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Book Review: Outside the Charmed Circle

Book cover of Outside the Charmed Circle.
Outside the Charmed Circle by Misha Magdalenehttps://ladyofthelake.blog/2020/01/31/book-review-outside-the-charmed-circle/

Outside the Charmed Circle: Exploring Gender and Sexuality in Magical Practice, by Misha Magdalene, is a challenge to review. That’s because the book is so deep, so rich, and so necessary, that in order to do it justice you almost have to quote great heaping gobs of text. I’ll try to not do that–I want you to read the book itself.

I was privileged and honored to read a PDF draft in advance. When the book was published I ordered two copies, one for me and one for a family member. This is the kind of book you want to talk about, the kind you want to give to others, the kind that makes you want to shout “YES!” into the oak groves at midnight or wave at passing motorists by day.

So why am I, a witchy person and a sexologist, so darned enthusiastic about what Misha Magdalene has to say? Well, it’s also that I’m kind of like that “over-enthusiastic PFLAG mom” meme that was going around a few years ago, only I’d be in a black t-shirt saying “My Transgender Witch Child Makes Me So Proud” and I’d be wearing less bracelets. So, the topic of “exploring gender & sexuality in magical practice” is deeply personal on several levels. I feel its urgency. At the core, I want my children (both cis and trans) to be respected and safe, and I want everyone else’s kids to be safe and respected too. It’s just basic human empathy and justice, qualities which are lacking in this world and sometimes this lack bashes into our spiritual lives, where we go to be strengthened, but are also frequently deeply vulnerable.

In spite of the topic’s complexity, this book is quite “user friendly.” Each chapter contains exercises to help the reader think through and experience the material. The appendices and bibliography are also wonderfully helpful.

In the introductory chapter, Misha Magdalene describes their book as “an exploration of magic through the lenses of gender and sexuality.” I think the reverse is also true. The book asks also us to examine gender and sexuality through the lenses of our magical practices and beliefs. Magdalene is extremely qualified to write from and through both (and several) perspectives. For me, in this book, intersectionality reveals its liminal nature, and liminal, magic practice reveals its intrinsic intersectional necessity. Circles and spaces, within and without, all are essentially “charmed.” If I’m interpreting correctly, I feel this may be one reason why Magdalene writes “magic is queer.”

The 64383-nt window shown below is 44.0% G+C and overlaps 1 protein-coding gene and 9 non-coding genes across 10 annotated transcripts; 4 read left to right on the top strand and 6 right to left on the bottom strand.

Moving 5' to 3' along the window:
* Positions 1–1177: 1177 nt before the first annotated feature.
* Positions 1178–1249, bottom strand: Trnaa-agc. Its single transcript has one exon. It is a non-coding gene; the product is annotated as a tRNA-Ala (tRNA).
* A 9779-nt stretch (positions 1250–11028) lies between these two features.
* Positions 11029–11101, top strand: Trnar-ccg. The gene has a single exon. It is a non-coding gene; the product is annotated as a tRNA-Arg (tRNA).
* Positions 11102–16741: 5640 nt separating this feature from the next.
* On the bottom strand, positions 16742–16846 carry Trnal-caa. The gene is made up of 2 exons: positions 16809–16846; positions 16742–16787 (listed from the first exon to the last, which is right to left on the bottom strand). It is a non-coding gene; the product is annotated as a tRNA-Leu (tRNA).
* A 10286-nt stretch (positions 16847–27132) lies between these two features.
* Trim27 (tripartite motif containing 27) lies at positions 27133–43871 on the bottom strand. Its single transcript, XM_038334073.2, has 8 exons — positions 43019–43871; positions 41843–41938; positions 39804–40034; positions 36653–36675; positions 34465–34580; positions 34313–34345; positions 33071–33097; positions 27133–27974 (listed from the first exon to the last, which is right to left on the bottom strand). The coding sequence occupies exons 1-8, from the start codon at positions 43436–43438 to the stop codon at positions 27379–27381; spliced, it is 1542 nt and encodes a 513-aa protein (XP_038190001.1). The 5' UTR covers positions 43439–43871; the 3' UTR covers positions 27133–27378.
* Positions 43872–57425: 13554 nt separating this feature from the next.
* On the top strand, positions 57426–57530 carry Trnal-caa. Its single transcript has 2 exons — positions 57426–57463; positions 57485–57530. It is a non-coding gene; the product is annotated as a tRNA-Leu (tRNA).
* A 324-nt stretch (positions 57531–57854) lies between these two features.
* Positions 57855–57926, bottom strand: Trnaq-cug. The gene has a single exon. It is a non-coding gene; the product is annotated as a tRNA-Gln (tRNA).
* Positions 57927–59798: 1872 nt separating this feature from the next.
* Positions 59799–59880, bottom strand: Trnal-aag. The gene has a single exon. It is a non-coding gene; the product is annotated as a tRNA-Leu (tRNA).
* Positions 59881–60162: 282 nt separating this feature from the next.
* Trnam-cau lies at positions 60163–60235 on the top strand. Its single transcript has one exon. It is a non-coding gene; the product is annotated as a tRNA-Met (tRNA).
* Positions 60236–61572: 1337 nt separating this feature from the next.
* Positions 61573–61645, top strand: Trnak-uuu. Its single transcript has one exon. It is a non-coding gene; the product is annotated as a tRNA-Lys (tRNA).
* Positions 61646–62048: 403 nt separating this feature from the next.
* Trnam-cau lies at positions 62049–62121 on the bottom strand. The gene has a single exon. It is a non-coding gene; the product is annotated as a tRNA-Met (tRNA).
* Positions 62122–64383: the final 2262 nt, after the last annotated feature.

The second chapter, “Getting Our Bearings, Knowing Our Terms,” is a helpful “101 and beyond” navigation through sex and gender terminology, which–as Magdalene points out–can and does change over time.

The book focuses next on the body, embodiment, and all the baggage that may be heaped upon bodies, often internalized. This third chapter is practically a body-positive “user’s manual,” a way to set ourselves up–not just conceptually but also physically–for the body’s ability to be “an instrument of magic.” For myself, as a person who is finding the physical and social transition to old age as bewildering as adolescence, this appreciative and mindful focus on the body as a location of self, wisdom, and power, provides a much needed reminder to take care of what I’ve got. I have a hunch other readers will appreciate these reminders (if not for the same reason).

The fourth chapter, “Gender Theory and Practice,” takes us deeper into considerations of this topic and how gender essentialism is incorporated and enacted in various magical traditions. (And now I find that these chapter descriptions are so simplified that it is almost embarrassing. Just…read…the…book…)

The next chapter moves powerfully into a discussion of queerness, queer deities, and more. I (cis, het, spectro-sexual, Lokean) particularly resonate Magdalene’s description of queerness as “a metaphysical yearning for something beyond the scope of our understanding” and also as a “pursuit” of potentiality. While I (cis, het, spectro-sexual, Lokean) don’t presume to the label of “queer,” this chapter helps me to understand my own allyship and the underpinings of my own spiritual quests.

My only quibble with this chapter (and it is a small one) is that an important aspect of Loki Laufeyjarson–the Norse trickster and shape-shifter–is overlooked. He was/is a mother not just once, but twice. In the Norse Voluspa en skamma, Loki ate a burnt woman’s heart (an offering?) and promptly gave birth to innumerable “troll women.” “Troll” was another word for witch. Loki, therefore, is a Mother of Witches, an important (gender-shifting) ancestor of magic practitioners. I would have liked to have seen this aspect acknowledged. But as I said, this is a minor criticism.